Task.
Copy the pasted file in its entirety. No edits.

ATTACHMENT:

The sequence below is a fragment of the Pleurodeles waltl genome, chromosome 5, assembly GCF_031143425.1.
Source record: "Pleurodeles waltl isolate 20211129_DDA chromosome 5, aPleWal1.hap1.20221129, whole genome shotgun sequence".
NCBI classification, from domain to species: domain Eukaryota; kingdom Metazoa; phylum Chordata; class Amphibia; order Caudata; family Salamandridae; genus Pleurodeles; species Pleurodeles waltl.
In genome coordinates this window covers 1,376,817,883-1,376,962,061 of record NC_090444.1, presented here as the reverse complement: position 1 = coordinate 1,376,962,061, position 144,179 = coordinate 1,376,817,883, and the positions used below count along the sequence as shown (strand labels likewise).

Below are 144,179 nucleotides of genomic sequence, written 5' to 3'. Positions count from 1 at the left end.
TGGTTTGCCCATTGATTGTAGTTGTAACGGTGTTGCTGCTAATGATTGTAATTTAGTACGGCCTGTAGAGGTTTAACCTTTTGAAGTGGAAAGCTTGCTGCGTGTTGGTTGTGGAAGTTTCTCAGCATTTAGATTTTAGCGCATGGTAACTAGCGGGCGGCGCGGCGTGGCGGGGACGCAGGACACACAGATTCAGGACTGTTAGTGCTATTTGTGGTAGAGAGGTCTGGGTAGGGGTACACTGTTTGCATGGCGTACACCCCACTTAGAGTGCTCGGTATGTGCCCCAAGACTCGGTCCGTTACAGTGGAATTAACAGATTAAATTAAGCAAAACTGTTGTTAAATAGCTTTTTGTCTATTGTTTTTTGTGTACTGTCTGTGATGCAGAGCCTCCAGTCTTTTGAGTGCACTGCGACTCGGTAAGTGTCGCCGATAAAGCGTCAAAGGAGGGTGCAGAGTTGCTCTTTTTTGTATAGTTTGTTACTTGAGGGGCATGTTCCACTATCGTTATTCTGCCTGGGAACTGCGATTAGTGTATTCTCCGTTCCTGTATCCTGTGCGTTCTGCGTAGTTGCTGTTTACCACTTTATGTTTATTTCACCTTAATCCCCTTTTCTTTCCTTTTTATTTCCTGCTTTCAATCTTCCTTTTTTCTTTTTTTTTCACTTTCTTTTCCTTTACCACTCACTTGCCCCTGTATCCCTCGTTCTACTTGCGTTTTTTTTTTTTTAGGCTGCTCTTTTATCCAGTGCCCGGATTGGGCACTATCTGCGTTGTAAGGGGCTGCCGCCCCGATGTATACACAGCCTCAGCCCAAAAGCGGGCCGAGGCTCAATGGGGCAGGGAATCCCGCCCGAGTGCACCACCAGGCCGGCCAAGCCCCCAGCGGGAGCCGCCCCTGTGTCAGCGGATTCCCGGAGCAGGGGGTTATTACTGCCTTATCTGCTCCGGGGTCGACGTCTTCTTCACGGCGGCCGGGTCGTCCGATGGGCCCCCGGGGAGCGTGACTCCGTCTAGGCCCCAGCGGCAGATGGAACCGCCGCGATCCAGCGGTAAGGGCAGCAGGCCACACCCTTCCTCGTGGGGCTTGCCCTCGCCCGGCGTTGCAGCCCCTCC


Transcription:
The sequence below is a fragment of the Pleurodeles waltl genome, chromosome 5, assembly GCF_031143425.1.
Source record: "Pleurodeles waltl isolate 20211129_DDA chromosome 5, aPleWal1.hap1.20221129, whole genome shotgun sequence".
NCBI classification, from domain to species: domain Eukaryota; kingdom Metazoa; phylum Chordata; class Amphibia; order Caudata; family Salamandridae; genus Pleurodeles; species Pleurodeles waltl.
In genome coordinates this window covers 1,376,817,883-1,376,962,061 of record NC_090444.1, presented here as the reverse complement: position 1 = coordinate 1,376,962,061, position 144,179 = coordinate 1,376,817,883, and the positions used below count along the sequence as shown (strand labels likewise).

Below are 144,179 nucleotides of genomic sequence, written 5' to 3'. Positions count from 1 at the left end.
TGGTTTGCCCATTGATTGTAGTTGTAACGGTGTTGCTGCTAATGATTGTAATTTAGTACGGCCTGTAGAGGTTTAACCTTTTGAAGTGGAAAGCTTGCTGCGTGTTGGTTGTGGAAGTTTCTCAGCATTTAGATTTTAGCGCATGGTAACTAGCGGGCGGCGCGGCGTGGCGGGGACGCAGGACACACAGATTCAGGACTGTTAGTGCTATTTGTGGTAGAGAGGTCTGGGTAGGGGTACACTGTTTGCATGGCGTACACCCCACTTAGAGTGCTCGGTATGTGCCCCAAGACTCGGTCCGTTACAGTGGAATTAACAGATTAAATTAAGCAAAACTGTTGTTAAATAGCTTTTTGTCTATTGTTTTTTGTGTACTGTCTGTGATGCAGAGCCTCCAGTCTTTTGAGTGCACTGCGACTCGGTAAGTGTCGCCGATAAAGCGTCAAAGGAGGGTGCAGAGTTGCTCTTTTTTGTATAGTTTGTTACTTGAGGGGCATGTTCCACTATCGTTATTCTGCCTGGGAACTGCGATTAGTGTATTCTCCGTTCCTGTATCCTGTGCGTTCTGCGTAGTTGCTGTTTACCACTTTATGTTTATTTCACCTTAATCCCCTTTTCTTTCCTTTTTATTTCCTGCTTTCAATCTTCCTTTTTTCTTTTTTTTTCACTTTCTTTTCCTTTACCACTCACTTGCCCCTGTATCCCTCGTTCTACTTGCGTTTTTTTTTTTTTAGGCTGCTCTTTTATCCAGTGCCCGGATTGGGCACTATCTGCGTTGTAAGGGGCTGCCGCCCCGATGTATACACAGCCTCAGCCCAAAAGCGGGCCGAGGCTCAATGGGGCAGGGAATCCCGCCCGAGTGCACCACCAGGCCGGCCAAGCCCCCAGCGGGAGCCGCCCCTGTGTCAGCGGATTCCCGGAGCAGGGGGTTATTACTGCCTTATCTGCTCCGGGGTCGACGTCTTCTTCACGGCGGCCGGGTCGTCCGATGGGCCCCCGGGGAGCGTGACTCCGTCTAGGCCCCAGCGGCAGATGGAACCGCCGCGATCCAGCGGTAAGGGCAGCAGGCCACACCCTTCCTCGTGGGGCTTGCCCTCGCCCGGCGTTGCAGCCCCTCC